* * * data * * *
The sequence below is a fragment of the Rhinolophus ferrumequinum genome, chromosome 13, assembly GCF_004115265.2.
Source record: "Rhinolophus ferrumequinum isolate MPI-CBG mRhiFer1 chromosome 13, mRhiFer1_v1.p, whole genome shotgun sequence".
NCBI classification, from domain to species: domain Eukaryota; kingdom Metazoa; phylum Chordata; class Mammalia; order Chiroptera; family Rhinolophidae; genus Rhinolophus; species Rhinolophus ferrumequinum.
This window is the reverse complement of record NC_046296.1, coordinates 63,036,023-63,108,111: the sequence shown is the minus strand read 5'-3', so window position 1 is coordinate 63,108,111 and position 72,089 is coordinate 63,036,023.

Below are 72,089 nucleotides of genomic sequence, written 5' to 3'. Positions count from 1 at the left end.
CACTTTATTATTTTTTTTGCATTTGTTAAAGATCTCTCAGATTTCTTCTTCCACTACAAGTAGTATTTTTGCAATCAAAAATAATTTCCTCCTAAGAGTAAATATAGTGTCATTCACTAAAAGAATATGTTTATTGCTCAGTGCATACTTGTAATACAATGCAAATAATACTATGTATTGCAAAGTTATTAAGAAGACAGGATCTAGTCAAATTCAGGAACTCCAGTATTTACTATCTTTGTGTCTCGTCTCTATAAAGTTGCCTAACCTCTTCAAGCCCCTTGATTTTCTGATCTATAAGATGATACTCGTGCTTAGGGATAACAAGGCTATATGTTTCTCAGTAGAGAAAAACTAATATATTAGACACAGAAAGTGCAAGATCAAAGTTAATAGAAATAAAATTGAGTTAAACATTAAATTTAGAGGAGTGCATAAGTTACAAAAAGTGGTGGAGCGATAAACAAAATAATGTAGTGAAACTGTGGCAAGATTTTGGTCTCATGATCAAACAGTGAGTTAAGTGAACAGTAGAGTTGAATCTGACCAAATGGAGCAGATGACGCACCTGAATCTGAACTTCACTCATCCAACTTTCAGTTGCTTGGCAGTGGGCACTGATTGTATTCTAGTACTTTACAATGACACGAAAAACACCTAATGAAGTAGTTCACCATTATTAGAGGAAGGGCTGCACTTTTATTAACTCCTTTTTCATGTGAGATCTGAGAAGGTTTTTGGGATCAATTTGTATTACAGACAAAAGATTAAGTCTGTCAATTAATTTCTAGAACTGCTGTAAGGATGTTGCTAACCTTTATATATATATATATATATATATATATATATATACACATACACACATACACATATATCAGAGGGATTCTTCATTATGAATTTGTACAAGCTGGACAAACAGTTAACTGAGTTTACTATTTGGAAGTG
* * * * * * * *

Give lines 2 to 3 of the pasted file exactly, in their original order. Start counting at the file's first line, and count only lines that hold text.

Source record: "Rhinolophus ferrumequinum isolate MPI-CBG mRhiFer1 chromosome 13, mRhiFer1_v1.p, whole genome shotgun sequence".
NCBI classification, from domain to species: domain Eukaryota; kingdom Metazoa; phylum Chordata; class Mammalia; order Chiroptera; family Rhinolophidae; genus Rhinolophus; species Rhinolophus ferrumequinum.